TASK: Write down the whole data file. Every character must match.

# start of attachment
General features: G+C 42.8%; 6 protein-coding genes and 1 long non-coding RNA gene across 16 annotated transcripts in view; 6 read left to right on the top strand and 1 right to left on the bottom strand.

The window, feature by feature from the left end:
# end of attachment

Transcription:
General features: G+C 42.8%; 6 protein-coding genes and 1 long non-coding RNA gene across 16 annotated transcripts in view; 6 read left to right on the top strand and 1 right to left on the bottom strand.

The window, feature by feature from the left end: